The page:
Yeah, there are. The gay characters don't make it into the film, either - at least, their gayness is never mentioned. Except, surprise, surprise, for the...I hesitate to say villain? antagonist of the piece, anyway, whose homosexuality is theoretical and suggested by an unreliable narrator in the comic, and fairly subtextually blatant in the movie. Watchmen the comic did deal with issues of homophobia, but the movie was basically "Hi, lesbians! Bye, dead lesbians! Look, sinister (and probably gay, and foreign) guy!" They could have done a better job, I think.

OTOH, the subversive re-creation of the famous VJ photo in the credits was pretty wicked.

Craig Ranapia said...

Wow, I am in full agreement with you in the hopes that this film will bomb. I could be reading into it incorrectly, but is this a not so subtle attack on feminism?

No -- to "attack feminism" you've actually got to think about it for a few seconds. I'm not so sure Snyder is capable of marshalling a coherent thought about anything much at all, considering the way every shred of joyous subversion Moore brought to the source material was sucked out of a film that's a triumph of production design and little else.

BTW, am I the only person who's somewhat disturbed that a big blue CGI cock excited more outraged commentary than a brutal -- and gratuitous, IMO -- attempted rape?

Anonymous said...

What a sad world you all live in. If you knew the actors who wrote and starred in this you'd be chuckling at their attempts to make such a film. It's a send up.

Anna said...

Anon, if it offends people, then the joke's clearly failed.

Anonymous said...

Over in the UK it hasn't offended anybody - or at least nobody has stood up and said it. In fact, the biggest lesbian columnist said it was not funny and that was that.

That is the main idea from most people, the slapstick stylings of James Cordon were not that funny at all... no surprises if you saw his appearence at the BAFTAs earlier this year.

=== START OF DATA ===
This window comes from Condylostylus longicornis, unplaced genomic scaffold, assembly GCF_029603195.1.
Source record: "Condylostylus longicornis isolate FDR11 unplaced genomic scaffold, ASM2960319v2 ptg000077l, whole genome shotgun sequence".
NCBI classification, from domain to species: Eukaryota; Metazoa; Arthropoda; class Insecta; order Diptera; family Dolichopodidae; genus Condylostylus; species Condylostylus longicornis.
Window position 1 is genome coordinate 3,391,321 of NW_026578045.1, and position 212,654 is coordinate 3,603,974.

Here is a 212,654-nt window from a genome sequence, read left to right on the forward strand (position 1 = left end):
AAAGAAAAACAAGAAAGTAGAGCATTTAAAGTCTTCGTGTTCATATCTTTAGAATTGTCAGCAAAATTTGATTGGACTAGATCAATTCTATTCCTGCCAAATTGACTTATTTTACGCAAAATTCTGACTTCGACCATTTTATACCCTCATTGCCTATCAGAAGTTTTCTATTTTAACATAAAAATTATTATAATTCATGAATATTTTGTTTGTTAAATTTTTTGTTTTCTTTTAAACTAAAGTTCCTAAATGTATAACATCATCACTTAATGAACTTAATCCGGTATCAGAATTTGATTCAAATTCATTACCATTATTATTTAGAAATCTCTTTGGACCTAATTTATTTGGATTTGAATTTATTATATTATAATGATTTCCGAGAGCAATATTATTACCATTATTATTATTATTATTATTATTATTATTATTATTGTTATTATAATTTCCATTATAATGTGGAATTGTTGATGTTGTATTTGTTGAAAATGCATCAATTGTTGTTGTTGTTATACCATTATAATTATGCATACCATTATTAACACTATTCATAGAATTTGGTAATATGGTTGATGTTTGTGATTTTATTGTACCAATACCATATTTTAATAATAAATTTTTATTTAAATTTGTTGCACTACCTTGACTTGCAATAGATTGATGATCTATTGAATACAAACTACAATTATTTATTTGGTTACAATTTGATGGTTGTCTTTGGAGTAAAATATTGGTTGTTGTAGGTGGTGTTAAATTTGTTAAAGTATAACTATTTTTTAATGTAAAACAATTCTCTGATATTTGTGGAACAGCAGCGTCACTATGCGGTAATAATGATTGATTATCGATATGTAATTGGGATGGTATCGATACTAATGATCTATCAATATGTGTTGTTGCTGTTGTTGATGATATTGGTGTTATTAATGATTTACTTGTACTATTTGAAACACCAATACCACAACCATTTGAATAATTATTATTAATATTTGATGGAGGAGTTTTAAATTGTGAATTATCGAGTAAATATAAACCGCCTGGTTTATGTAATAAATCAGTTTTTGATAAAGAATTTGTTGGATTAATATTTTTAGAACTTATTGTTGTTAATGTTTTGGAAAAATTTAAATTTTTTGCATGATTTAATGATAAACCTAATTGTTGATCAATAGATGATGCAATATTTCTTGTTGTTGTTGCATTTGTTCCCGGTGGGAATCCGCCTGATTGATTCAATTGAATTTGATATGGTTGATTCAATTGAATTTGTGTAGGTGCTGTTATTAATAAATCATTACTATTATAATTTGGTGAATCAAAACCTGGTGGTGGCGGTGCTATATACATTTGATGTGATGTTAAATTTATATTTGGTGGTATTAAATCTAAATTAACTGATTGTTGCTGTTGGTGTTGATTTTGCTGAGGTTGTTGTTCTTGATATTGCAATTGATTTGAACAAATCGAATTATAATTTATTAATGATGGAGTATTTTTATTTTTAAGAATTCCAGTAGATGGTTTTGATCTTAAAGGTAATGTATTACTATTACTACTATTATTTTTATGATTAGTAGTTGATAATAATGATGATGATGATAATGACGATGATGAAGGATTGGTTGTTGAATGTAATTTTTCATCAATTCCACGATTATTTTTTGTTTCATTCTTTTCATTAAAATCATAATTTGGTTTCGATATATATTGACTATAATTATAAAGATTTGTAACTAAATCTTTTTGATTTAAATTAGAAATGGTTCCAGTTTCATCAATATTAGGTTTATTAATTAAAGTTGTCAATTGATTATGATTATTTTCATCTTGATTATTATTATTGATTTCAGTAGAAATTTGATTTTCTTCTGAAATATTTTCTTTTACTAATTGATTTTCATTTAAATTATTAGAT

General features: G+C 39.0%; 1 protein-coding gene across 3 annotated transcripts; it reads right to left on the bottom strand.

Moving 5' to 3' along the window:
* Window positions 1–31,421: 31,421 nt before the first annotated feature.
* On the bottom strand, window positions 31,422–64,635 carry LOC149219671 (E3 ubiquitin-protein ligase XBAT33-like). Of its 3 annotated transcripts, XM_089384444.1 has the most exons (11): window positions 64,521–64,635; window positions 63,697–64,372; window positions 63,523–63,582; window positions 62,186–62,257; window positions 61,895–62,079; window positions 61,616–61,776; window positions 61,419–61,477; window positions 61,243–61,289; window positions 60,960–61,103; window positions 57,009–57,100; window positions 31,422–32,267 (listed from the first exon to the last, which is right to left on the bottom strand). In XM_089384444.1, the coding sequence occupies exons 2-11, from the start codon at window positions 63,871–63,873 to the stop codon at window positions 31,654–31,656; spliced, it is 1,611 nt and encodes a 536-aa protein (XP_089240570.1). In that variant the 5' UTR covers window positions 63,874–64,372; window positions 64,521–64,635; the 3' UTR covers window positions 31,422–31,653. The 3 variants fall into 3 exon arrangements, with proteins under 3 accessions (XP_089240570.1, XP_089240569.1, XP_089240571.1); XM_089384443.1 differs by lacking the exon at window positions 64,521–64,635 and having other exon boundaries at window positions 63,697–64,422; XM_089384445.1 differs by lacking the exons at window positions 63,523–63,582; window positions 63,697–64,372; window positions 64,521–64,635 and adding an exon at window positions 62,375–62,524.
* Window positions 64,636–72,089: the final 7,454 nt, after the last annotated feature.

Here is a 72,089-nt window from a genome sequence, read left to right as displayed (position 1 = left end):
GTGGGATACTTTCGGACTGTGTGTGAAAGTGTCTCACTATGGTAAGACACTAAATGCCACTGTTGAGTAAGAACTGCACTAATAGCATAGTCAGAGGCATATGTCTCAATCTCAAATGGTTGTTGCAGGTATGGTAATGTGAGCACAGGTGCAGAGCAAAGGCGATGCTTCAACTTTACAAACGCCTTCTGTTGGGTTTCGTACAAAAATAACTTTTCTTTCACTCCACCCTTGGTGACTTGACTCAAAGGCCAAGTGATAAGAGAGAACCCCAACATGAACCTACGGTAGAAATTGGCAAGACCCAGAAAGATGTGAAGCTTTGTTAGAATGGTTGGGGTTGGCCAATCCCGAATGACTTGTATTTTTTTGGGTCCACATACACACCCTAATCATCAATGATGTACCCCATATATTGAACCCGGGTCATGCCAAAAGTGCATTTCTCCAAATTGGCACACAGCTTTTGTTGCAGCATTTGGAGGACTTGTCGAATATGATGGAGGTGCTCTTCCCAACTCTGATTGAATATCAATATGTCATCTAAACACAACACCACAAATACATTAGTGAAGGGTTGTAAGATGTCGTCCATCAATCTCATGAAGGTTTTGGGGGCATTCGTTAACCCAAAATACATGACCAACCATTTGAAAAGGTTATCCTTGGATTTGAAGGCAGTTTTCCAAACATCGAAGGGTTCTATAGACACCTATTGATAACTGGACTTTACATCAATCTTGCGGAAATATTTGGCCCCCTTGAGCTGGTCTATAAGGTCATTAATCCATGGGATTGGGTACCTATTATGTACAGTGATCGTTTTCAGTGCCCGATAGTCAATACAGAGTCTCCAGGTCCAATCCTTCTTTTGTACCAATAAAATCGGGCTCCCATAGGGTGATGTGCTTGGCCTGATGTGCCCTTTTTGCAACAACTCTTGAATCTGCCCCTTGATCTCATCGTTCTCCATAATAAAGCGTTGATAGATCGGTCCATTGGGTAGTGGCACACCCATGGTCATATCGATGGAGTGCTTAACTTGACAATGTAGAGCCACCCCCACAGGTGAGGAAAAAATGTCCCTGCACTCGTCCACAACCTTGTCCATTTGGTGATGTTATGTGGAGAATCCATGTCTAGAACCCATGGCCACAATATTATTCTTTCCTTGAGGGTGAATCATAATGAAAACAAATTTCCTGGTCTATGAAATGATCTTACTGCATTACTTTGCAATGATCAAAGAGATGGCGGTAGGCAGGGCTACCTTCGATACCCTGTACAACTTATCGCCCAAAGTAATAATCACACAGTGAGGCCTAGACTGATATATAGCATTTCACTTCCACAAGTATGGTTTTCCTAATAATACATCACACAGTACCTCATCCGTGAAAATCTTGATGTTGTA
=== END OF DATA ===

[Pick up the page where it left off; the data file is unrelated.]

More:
But to get all antsy about it because it may have upset lesbians is a little precious. The movie was pure fantasy and could have been called anything else. In fact that was the idea, to name it in the most tacky way possible to get a reaction..... and it did. It reeled in all the silly people!

RESULT!

Yonmei said...

Over in the UK it hasn't offended anybody - or at least nobody has stood up and said it.

I'm in the UK: I was offended: I said so, in the very post "the Hand Mirror" linked to, and I wrote to the ASA complaining when I saw a trailer on TV for this offensive piece of crap.

Further, every lesbian with whom I discussed this film - and, as a British lesbian I'm pretty damn certain I know more British lesbians than you do - was offended by this film.

And I knew - as the other British lesbians also knew - that there was no point making a big deal of our offense, because the best we could hope for was that this film would bomb and die. Because people like you would find our being offended funny and even a reason to go see the film to "prove" it wasn't offensive.

But to get all antsy about it because it may have upset lesbians is a little precious.

Yeah, because it's so "precious" to get antsy about upsetting lesbians. Our feelings don't count. That was the point of my post.